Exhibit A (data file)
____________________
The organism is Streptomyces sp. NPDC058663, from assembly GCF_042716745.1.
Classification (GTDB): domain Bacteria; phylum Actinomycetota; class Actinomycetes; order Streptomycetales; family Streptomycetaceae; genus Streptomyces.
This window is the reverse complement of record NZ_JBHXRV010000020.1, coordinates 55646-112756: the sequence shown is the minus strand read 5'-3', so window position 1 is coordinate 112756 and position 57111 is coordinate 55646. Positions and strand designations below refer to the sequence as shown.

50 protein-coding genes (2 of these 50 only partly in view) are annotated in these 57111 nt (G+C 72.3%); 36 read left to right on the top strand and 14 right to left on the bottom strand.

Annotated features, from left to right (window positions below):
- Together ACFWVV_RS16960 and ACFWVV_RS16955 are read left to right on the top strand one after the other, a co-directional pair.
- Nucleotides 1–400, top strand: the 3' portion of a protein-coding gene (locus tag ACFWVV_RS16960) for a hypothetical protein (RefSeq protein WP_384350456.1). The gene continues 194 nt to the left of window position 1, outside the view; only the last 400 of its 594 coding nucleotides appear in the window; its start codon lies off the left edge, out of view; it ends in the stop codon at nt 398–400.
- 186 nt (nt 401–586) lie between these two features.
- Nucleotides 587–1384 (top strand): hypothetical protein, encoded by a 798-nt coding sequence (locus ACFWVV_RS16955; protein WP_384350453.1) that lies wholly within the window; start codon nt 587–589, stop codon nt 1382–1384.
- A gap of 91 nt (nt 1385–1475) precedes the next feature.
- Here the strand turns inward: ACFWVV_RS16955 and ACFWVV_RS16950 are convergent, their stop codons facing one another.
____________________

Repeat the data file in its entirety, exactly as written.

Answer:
The organism is Streptomyces sp. NPDC058663, from assembly GCF_042716745.1.
Classification (GTDB): domain Bacteria; phylum Actinomycetota; class Actinomycetes; order Streptomycetales; family Streptomycetaceae; genus Streptomyces.
This window is the reverse complement of record NZ_JBHXRV010000020.1, coordinates 55646-112756: the sequence shown is the minus strand read 5'-3', so window position 1 is coordinate 112756 and position 57111 is coordinate 55646. Positions and strand designations below refer to the sequence as shown.

50 protein-coding genes (2 of these 50 only partly in view) are annotated in these 57111 nt (G+C 72.3%); 36 read left to right on the top strand and 14 right to left on the bottom strand.

Annotated features, from left to right (window positions below):
- Together ACFWVV_RS16960 and ACFWVV_RS16955 are read left to right on the top strand one after the other, a co-directional pair.
- Nucleotides 1–400, top strand: the 3' portion of a protein-coding gene (locus tag ACFWVV_RS16960) for a hypothetical protein (RefSeq protein WP_384350456.1). The gene continues 194 nt to the left of window position 1, outside the view; only the last 400 of its 594 coding nucleotides appear in the window; its start codon lies off the left edge, out of view; it ends in the stop codon at nt 398–400.
- 186 nt (nt 401–586) lie between these two features.
- Nucleotides 587–1384 (top strand): hypothetical protein, encoded by a 798-nt coding sequence (locus ACFWVV_RS16955; protein WP_384350453.1) that lies wholly within the window; start codon nt 587–589, stop codon nt 1382–1384.
- A gap of 91 nt (nt 1385–1475) precedes the next feature.
- Here the strand turns inward: ACFWVV_RS16955 and ACFWVV_RS16950 are convergent, their stop codons facing one another.